Charm pricing uses the “left-digit bias,” which states that the leftmost digit of a price disproportionately affects how a customer perceives and evaluates the price of a product. And as such, customers see a 10.99 closer to 10 than it is to 11.

By using “99”, products are perceived to be cheaper and of better value, thereby increasing the probability of conversion. An example of this is found on the Figpii pricing page.

  • Exclusive Pricing

Generally, humans prefer getting an exclusive product for a higher price to fulfill a socially perceived value. An excellent example of this is Apple; of course, you might think you’re paying for phones but in the real sense, what they sell is a lifestyle and social image. Same thing with designer brands like Gucci, Rolex, and Louis Vuitton. 

Brands and companies market these products as exclusive, rare, and luxurious, and these attributes are, in turn, associated with customers who can afford the products.

  • Price Anchoring

Have you ever checked the price of an item online just to get an idea of what the price should be before purchasing it in a physical store? Why? 

Price Anchoring is obtained from the cognitive bias known as the anchoring effect, which explains that buyers’ decisions are influenced by a reference point or “anchor,” usually a price.

Anchor pricing explains that people rely on pre-existing information or the first information provided to them about price when purchasing a product.  

A simple example of price anchoring is when the initial price of a product is crossed out, and a lower price is put in its place.

In this scenario, $80 is a much lower price than $195, which is the reference point (anchor). Therefore, customers feel they are getting the product at a great price and saving $115.

  • Cost-plus pricing

This can be a good pricing strategy if you are involved in manufacturing your products.

Cost-plus pricing, also known as markup pricing, considers the cost of the product and adds a fixed percentage (markup) on top to get the product’s final price. The added percentage is usually the profit the business desires to make on the product.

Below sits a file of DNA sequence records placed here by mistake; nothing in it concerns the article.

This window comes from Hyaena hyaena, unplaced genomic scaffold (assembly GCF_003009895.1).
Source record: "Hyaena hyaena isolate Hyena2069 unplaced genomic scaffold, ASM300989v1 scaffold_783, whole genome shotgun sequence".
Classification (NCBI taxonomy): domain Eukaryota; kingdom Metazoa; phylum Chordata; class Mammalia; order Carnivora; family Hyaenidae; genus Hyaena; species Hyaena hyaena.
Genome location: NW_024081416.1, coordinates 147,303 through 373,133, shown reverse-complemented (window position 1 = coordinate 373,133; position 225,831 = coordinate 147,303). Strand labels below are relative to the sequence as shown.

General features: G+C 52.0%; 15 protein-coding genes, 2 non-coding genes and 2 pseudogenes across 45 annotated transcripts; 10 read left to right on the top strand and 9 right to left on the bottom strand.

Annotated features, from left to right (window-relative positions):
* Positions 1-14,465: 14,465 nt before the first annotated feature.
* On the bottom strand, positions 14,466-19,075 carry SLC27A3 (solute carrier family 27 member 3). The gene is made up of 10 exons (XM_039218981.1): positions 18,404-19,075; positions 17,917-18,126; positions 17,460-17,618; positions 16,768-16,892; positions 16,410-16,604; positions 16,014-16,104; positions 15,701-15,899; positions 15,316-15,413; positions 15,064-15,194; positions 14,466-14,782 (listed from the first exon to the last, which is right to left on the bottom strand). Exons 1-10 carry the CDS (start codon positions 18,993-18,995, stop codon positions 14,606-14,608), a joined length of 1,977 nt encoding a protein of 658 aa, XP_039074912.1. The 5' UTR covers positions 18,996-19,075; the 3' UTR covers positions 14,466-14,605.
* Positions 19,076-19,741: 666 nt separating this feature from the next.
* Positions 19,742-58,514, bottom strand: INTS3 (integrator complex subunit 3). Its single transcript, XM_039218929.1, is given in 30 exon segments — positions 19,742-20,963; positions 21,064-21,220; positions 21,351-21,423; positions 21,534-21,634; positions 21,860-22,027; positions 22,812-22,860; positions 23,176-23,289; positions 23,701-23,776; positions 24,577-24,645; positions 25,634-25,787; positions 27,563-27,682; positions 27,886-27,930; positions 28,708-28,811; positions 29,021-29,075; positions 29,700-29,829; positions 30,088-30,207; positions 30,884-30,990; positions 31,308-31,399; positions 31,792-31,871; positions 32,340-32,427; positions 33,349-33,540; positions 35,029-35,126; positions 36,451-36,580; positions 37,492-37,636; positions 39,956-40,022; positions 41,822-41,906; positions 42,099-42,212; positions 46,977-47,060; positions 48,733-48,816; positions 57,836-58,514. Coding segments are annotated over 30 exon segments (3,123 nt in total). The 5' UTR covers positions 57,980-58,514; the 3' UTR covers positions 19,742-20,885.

Launching Pricing Experiment

We’ve talked about different pricing strategies you can employ when launching a marketing experiment, so, How do you launch a pricing experiment?

  • Determine the goals of the experiment. 

At the heart of every experiment is the need to solve a problem or answer a particular question. When launching a pricing experiment, the rules are not so different. Before you launch a pricing experiment, you should understand the why(s) and what(s) behind the experiment. 

Is your goal to drive customer acquisition?

Are you looking for ways to use pricing to optimize customer retention?

Is the goal to generate more revenue and optimize cash flow?

  • Research

When it comes to pricing experiments, you want to be armed with enough information to ensure that you are on the right track. Pricing experiments are not new, and there’s a high possibility that what you’re trying to achieve has been done before.

Your research should also cover your customers. You need to know your target audience and your ideal customer profile. You can set the perfect prices for your products, and if it does not resonate with your customers, they will negatively affect your sales and conversion.

With adequate research, you can uncover pointers that help determine the best approach to your experiments. 

For example, if you are in the tech or automobile industry, you can look at the top names in your industry, study what they have done or are doing with their prices, and make a few adjustments to your experiments per your business needs and goals.

  • Choose a Pricing Strategy

In the previous section, we discussed pricing strategies and how they work. Now, it’s time to carefully select the one that’s best suited to your business. Choosing a pricing strategy can be tricky; however, understanding and defining the goals of your pricing experiment can help you decide.

Questions to answer when choosing a pricing strategy

What are the goals of this pricing experiment?

What is the spending power of my target audience?

What is the cost of production?

How are the competitors pricing their products?

  • Set a Timeline

Experiments cannot run forever.

Setting a timeline for your experiments will allow you to prioritize the critical goals. Timelines also help you track the pricing experiment’s progress in terms of sales, conversion, customers’ reactions to price changes, etc. 

Most importantly, it enables you to determine when you need to conclude the experiment. For instance, if you realize that you’re losing money or customers while running a pricing experiment, that might be a  sign to close the curtains on such an experiment.

  • Analyze Results

Now that you have completed your pricing experiments, it’s time to organize, process, and analyze data with an analytics tool that can give pointers as to whether or not you achieved the goals of the experiments. Some of the essential indicators to look out for during analysis are:

  • Sales volume
  • Customer acquisition/retention
  • Profit/Loss
  • Revenue

What have we been able to learn from this experiment?

Which pricing strategy yielded the best results?

Should we increase or lower prices?

Conclusion

Pricing will determine whether or not your business will still be around in the next couple of weeks, months, or years. Thumbs up if you find the perfect price points for your products without much hassle. However, this article is for you; if you are still struggling to find the best price points for your products, this article is for you.

This article describes many pricing strategies you can implement when experimenting with prices. Of course, you don’t have to stick to one strategy at a time while experimenting because the best results could be from a combination of multiple strategies.